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Let’s talk about CMYK, baby – part 1: line screen meltdowns

Now that I’ve covered a lot of 3D stuff, let’s talk about some printing stuff, for those who don’t know too much about print. My background is as a magazine art director, and I’ve dealt with some tricky CMYK scenarios through the years. Today was one of those.

This morning I was awoke at 5 a.m. by a call from a press check. It was from a rep who was concerned about some graphic lines occasionally thinning in a template graphic I was using. When you’re given a magazine template you’re invariably given these types of elements, so you don’t think much of them, especially something as simple as some grey lines. Well, it seems, these grey lines were “special” in the euphemistic sense of “not too bright.” Whoever made them had designed these very thin lines at exactly 45° and then screened them at 50% black:

When you have lines this thin, it’s also a bad idea to try and mix three colours. It’s just not going to line up on a web press that shifts more than you’d like it to. But the real problem here was the angle of the lines combined with screening. I’ll explain why.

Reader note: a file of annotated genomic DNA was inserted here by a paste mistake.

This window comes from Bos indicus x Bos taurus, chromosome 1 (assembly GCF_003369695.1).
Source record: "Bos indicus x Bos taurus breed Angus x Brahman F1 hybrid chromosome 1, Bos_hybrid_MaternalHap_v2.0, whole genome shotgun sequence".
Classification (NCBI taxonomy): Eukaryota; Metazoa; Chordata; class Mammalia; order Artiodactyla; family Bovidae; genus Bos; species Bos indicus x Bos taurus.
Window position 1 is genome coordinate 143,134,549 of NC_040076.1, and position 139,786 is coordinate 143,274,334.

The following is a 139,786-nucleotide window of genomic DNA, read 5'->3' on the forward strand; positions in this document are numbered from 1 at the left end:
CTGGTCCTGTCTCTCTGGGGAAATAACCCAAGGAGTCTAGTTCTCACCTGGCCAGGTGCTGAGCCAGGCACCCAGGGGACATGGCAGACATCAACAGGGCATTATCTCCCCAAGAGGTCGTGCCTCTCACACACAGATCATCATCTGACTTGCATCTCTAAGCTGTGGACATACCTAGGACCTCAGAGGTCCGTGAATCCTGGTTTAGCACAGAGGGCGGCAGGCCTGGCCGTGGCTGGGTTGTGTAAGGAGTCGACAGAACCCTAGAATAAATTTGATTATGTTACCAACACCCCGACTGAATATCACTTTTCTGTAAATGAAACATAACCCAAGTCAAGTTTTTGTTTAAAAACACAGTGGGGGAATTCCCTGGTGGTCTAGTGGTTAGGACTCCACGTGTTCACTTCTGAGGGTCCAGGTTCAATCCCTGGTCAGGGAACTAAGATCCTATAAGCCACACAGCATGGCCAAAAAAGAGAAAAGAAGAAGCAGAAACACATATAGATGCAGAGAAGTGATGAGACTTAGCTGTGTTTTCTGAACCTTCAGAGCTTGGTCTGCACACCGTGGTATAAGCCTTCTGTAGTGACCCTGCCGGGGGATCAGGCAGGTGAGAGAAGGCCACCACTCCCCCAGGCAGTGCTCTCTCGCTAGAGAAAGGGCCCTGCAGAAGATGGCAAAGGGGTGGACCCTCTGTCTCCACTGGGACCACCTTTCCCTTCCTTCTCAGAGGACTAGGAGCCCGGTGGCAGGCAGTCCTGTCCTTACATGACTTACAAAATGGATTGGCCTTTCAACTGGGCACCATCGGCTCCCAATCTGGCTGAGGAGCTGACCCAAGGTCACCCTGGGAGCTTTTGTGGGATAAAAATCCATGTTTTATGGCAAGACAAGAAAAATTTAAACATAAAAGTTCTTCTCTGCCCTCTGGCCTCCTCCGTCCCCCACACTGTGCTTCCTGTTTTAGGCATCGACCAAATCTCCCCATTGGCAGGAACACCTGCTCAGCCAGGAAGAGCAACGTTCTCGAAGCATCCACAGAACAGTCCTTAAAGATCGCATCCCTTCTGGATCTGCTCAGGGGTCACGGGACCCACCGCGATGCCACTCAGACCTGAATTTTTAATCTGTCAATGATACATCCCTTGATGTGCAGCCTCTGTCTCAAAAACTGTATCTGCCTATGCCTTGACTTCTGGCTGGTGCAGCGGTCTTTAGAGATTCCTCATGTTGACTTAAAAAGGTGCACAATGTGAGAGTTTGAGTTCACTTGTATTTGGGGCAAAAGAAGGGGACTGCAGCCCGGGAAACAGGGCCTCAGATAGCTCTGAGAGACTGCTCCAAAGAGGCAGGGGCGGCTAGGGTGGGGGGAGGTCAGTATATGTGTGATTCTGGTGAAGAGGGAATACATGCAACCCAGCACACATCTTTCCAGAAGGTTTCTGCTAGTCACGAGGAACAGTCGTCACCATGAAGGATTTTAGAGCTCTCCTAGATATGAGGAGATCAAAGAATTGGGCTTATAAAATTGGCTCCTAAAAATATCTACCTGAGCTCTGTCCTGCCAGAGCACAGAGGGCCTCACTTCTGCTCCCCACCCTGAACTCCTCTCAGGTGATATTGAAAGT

For those of you who don’t know how press printing works, colour images are made up of halftoned plates (cyan, magenta, yellow, black) that mix thickness of dots in variation to create a full gamut of saturation and luminance:

Conventional haftoning is done with these angles (if they were all the same, you’d only see one colour): cyan 15°, magenta 75°, yellow 0°, black 45°. Notice the angle of black? It’s the exact same as the angle of the template graphic above. What happens when you have a thin line and halftoning is that when the plates are made for the press, the screen door effect of the halftone alters these lines, thinning and thickening them depending on the position of the screen. Watch what happens as the halftone screen moves over a 50% grey:

If the lines were 50% cyan, and drawn at 15°, we’d being seeing the same effect there. This moiré effect should show up in proofs but the publisher opted for inkjet Sherpa proofs, where line screen isn’t simulated. So keep this in mind when making your graphics. AND STOP WAKING ME UP.

More esoteric CMYK nuggets coming soon.

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